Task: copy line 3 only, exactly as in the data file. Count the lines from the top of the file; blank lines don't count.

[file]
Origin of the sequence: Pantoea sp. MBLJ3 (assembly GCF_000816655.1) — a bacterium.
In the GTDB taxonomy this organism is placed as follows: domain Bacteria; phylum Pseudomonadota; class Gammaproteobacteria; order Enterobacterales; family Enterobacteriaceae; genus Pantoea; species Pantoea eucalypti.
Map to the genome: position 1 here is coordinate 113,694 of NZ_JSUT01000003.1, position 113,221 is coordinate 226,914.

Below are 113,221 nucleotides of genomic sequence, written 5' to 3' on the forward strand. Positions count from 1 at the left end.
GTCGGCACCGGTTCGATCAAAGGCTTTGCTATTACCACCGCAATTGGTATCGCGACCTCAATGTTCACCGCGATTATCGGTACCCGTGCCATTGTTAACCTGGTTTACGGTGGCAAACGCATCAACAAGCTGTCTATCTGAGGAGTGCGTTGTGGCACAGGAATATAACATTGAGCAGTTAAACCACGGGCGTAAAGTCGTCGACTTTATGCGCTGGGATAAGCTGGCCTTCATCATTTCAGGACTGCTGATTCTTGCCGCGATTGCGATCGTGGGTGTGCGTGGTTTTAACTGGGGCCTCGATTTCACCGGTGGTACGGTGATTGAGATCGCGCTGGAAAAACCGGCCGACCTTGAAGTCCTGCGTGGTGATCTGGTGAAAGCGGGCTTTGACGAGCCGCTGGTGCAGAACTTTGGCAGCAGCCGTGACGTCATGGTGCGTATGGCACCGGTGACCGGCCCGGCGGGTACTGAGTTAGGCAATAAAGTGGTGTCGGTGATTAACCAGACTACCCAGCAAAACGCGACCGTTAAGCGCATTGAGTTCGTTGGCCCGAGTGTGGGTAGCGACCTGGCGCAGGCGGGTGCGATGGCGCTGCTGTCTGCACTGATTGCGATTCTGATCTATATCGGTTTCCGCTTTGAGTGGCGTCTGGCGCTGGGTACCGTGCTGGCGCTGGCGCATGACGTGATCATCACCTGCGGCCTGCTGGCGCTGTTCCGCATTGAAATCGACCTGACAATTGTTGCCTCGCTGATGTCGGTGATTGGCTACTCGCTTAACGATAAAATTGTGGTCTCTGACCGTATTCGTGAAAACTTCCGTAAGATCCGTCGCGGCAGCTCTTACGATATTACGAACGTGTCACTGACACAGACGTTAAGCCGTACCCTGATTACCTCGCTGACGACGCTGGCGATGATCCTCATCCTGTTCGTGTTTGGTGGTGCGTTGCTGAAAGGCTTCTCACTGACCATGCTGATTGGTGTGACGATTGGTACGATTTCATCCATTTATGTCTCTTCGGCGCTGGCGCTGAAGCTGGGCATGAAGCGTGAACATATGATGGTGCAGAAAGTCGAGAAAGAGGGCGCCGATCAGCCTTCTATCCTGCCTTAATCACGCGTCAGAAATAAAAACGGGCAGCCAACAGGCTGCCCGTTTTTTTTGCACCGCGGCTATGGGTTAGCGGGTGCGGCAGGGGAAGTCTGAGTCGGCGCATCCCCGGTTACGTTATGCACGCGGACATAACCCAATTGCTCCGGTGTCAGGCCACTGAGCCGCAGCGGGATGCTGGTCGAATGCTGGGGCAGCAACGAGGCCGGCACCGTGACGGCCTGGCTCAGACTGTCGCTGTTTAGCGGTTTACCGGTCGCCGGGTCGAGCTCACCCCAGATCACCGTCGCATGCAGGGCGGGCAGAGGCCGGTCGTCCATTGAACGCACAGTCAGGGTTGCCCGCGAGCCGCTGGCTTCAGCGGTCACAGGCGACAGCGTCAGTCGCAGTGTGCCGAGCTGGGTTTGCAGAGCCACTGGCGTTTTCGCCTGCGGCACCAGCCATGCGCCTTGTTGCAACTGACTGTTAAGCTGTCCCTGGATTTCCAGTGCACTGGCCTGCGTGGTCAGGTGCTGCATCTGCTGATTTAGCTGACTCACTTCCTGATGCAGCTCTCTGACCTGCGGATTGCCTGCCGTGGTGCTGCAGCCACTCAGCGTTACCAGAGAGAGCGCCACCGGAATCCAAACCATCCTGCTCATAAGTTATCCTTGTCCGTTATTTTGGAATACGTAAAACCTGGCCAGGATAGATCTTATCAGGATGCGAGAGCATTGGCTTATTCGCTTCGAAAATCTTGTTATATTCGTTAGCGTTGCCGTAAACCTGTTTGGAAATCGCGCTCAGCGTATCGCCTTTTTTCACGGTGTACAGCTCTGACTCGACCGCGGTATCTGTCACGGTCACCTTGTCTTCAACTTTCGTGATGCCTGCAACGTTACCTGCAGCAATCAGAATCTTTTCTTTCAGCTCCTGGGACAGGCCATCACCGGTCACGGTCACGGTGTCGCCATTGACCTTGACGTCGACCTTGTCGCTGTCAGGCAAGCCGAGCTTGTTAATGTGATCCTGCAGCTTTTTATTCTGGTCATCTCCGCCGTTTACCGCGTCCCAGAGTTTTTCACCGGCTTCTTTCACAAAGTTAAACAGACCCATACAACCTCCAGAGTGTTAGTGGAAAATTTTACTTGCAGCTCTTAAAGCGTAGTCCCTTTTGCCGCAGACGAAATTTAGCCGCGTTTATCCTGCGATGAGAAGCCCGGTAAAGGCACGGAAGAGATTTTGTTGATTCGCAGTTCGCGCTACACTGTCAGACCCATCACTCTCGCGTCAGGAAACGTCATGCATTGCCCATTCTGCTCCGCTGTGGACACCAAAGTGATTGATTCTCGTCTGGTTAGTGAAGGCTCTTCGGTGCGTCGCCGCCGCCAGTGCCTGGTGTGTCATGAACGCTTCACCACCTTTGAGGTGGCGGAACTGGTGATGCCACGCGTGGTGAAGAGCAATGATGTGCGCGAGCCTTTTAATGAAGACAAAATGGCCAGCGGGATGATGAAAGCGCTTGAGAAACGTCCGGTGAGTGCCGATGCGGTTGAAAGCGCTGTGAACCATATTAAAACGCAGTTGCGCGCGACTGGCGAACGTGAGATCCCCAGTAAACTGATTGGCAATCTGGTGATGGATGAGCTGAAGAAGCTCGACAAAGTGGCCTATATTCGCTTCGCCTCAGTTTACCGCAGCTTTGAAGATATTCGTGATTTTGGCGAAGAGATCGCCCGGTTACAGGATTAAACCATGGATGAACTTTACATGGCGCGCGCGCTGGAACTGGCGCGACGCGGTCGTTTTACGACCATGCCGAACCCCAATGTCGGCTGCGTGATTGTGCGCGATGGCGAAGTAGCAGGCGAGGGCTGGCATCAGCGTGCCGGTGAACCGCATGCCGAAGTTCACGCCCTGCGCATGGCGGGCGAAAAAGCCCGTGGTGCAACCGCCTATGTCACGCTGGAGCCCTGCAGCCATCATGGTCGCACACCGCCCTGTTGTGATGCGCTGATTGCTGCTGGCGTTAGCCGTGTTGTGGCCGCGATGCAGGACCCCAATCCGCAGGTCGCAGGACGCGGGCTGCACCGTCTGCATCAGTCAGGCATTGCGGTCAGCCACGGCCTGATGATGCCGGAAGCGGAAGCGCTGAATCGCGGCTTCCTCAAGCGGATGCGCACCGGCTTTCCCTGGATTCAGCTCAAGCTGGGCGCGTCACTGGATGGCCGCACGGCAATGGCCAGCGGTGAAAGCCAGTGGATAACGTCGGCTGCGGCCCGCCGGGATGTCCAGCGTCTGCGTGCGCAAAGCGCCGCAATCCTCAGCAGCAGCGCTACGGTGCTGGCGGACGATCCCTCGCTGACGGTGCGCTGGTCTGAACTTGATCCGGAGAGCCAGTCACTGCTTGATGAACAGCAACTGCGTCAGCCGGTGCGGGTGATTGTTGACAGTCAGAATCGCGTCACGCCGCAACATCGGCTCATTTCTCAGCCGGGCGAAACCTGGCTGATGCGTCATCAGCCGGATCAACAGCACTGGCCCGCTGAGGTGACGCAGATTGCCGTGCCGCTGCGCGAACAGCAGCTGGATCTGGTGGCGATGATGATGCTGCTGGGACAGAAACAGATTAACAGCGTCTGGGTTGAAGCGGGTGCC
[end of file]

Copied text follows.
Map to the genome: position 1 here is coordinate 113,694 of NZ_JSUT01000003.1, position 113,221 is coordinate 226,914.